Many crypto currencies use mining as a blockchain technique, also known as Proof of Work, a network of computers checks the transactions by executing heavy calculations using the CPUs or GPUs. We will tell you more about building such a PC later. For this article it is especially interesting to look at the efficiency of such a mining rig. We do this based on an example. We assume a mining rig of around 3000 euros (for example 6x RX470 / RX570 of 800 W) and average electricity costs of 20 cents per kWh.
The Very First Step
The first step is then to calculate the effective electricity costs: the price per kWh × the number of watt consumption × the number of hours the rig is on per day. It is advisable not to assume 24-hour uptime, as problems may also occur. Many miners take into account about three hours a day of downtime as a conservative cost calculation. In our configuration we arrive at: 0.20 euros / kWh × 800W × 21 hours = 3.36 euros per day, or around 100 euros per month.
- To be able to mine effectively, it is necessary to participate in a mining pool: a group of miners who collectively look for the coins. To participate in such a pool, submit an average of 2 percent of the revenue at the time of writing. Next, mining software is also required, which in many cases also requires an amount of approximately 2 percent or less of the revenue. Together that is about 4 percent that you must immediately write off as a ‘mining tax’. With XTR gate Crypto trading platform blog .org you can have the perfect options available now.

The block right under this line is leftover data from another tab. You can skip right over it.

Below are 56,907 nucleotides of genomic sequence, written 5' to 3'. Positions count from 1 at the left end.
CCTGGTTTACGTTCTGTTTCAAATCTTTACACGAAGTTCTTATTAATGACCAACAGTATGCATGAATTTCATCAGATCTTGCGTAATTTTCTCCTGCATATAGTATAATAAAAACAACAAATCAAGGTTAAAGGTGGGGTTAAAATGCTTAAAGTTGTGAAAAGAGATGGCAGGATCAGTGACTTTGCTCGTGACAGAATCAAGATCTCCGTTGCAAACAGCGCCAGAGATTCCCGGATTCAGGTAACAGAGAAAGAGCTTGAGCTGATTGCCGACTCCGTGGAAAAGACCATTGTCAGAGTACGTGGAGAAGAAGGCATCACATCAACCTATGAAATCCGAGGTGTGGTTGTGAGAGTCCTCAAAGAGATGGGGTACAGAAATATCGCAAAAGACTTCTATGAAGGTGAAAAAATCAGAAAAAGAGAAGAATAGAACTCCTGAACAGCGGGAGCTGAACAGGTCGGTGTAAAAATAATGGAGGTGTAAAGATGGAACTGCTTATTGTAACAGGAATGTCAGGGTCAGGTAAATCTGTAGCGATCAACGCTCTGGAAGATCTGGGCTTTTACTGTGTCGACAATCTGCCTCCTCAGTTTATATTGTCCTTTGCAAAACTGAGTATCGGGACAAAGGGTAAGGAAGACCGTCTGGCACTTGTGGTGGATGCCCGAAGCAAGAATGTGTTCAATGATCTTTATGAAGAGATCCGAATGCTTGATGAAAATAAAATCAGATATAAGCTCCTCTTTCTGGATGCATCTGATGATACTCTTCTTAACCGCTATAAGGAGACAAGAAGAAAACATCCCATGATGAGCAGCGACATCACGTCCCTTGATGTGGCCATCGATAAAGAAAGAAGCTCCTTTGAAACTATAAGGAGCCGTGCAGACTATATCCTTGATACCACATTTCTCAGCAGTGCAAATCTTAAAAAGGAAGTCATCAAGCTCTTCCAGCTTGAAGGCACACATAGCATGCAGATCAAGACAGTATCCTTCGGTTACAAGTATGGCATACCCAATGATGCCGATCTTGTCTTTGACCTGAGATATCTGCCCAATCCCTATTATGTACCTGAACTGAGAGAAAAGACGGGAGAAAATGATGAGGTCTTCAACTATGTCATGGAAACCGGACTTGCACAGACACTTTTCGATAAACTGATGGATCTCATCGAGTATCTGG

Finally, there are transaction costs of the coins to get them in a wallet and to convert them back into euros. If you currently send 1 Ethereum to a wallet, you will pay about 0.002 Ethereum in transaction costs. To convert these to euros, the Ethereum must be moved to an exchange, which again requires transaction costs. Therefore, count on top of the previously calculated costs an additional 4 percent for all conversion costs back to euros.